Residents of Oklahoma may have heard that it's unlikely most people will owe federal estate taxes. While it's true that estates valued up to $5,340,000 are exempt from federal estate taxes as of 2014, it's also true that estate value can add up surprisingly fast. A family farm, for example, could easily exceed the threshold in value when you factor in equipment and land.
When planning for estate administration, it's important to understand how valuation and taxation may play a role in inheritance. At the time of death, there is generally an accounting of everything owned -- including real estate, personal property, investment accounts and other assets. According to the Internal Revenue Service, the value used in this accounting is the current fair market value of all items, which may be less or more than you originally paid.
The total value of all items is referred to as the Gross Estate, which is not the same thing as your Taxable Estate. As with income tax returns, there are deductions you can take when preparing estate tax forms. Debts, mortgages and property that passes to individuals such as a spouse and estate administrate expenses are all possible deductions. Once a net estate value is calculated, the value of lifetime gifts is added back to the total -- for this reason, you can't avoid estate taxes by gifting relatives and others with large amounts of money throughout life or just prior to death.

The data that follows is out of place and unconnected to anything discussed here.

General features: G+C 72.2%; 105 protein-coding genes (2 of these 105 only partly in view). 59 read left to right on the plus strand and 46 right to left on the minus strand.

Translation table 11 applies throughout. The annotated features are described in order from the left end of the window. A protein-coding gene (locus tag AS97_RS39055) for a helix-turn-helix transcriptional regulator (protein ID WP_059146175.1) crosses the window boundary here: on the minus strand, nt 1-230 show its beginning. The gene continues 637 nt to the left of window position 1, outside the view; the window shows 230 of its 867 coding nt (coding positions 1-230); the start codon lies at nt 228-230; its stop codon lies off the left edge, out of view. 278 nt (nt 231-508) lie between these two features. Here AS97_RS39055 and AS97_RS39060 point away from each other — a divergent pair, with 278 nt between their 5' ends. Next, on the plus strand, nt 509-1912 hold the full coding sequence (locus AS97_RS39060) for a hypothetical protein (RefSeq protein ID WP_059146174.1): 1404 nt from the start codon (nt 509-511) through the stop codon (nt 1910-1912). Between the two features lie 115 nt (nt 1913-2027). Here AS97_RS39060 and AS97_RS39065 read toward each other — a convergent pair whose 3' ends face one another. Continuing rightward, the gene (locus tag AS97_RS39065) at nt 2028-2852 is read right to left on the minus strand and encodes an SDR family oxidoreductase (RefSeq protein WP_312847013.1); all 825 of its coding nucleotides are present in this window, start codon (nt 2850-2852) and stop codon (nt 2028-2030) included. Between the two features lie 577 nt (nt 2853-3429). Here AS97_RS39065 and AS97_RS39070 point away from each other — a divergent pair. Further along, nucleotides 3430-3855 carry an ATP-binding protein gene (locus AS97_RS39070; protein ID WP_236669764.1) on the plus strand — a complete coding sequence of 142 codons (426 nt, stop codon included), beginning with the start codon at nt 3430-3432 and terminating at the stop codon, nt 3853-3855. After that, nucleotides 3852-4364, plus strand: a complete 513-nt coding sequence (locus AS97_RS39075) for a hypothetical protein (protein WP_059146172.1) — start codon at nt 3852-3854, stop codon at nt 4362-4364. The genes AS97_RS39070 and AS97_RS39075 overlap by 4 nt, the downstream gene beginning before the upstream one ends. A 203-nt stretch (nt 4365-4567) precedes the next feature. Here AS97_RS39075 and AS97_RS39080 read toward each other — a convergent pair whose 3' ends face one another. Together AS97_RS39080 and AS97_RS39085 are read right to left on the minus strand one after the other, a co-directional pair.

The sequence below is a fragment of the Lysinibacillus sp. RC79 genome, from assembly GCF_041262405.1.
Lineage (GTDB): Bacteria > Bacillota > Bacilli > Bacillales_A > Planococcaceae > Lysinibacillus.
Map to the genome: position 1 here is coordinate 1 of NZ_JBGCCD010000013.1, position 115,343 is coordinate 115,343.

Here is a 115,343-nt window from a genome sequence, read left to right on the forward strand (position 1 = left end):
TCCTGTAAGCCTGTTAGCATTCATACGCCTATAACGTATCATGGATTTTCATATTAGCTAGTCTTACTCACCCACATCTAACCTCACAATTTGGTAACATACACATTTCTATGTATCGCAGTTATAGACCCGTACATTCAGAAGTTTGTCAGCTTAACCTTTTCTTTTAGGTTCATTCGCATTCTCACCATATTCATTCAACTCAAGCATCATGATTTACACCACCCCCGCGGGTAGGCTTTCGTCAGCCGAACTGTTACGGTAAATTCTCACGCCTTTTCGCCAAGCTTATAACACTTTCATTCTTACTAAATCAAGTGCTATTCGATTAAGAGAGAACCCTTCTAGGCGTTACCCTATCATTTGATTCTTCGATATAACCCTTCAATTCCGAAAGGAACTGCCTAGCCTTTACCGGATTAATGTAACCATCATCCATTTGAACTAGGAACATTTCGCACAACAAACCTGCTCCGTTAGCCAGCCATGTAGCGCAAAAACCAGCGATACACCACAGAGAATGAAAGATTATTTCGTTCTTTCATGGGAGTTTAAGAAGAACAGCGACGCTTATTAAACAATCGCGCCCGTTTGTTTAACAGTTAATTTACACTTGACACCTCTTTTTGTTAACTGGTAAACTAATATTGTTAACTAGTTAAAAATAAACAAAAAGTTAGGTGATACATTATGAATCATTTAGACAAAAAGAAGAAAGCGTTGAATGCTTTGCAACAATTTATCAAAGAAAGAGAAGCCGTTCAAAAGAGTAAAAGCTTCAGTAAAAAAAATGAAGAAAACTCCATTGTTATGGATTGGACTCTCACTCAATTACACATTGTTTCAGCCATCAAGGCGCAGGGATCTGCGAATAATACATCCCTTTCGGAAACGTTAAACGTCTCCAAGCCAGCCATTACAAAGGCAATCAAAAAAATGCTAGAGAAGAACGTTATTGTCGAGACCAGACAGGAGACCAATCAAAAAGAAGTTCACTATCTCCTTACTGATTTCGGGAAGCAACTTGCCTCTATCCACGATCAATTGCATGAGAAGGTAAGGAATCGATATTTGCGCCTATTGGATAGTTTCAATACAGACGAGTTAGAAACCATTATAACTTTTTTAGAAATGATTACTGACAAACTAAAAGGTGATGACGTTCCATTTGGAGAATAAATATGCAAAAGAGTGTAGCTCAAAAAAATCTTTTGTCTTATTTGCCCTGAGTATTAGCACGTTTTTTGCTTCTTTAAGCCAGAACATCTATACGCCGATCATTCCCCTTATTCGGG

The ending value after all calculations decides whether an estate falls under federal taxation. Since federal estate taxes can be quite hefty, many individuals attempt to maximize deductions or reduce taxable values through tools such as trusts. Moving estate value into various accounts or trusts can be complex, however, and a full understanding of all laws and requirements is essential to avoid mistakes.
Source: IRS, "Estate Tax page" Aug. 15, 2014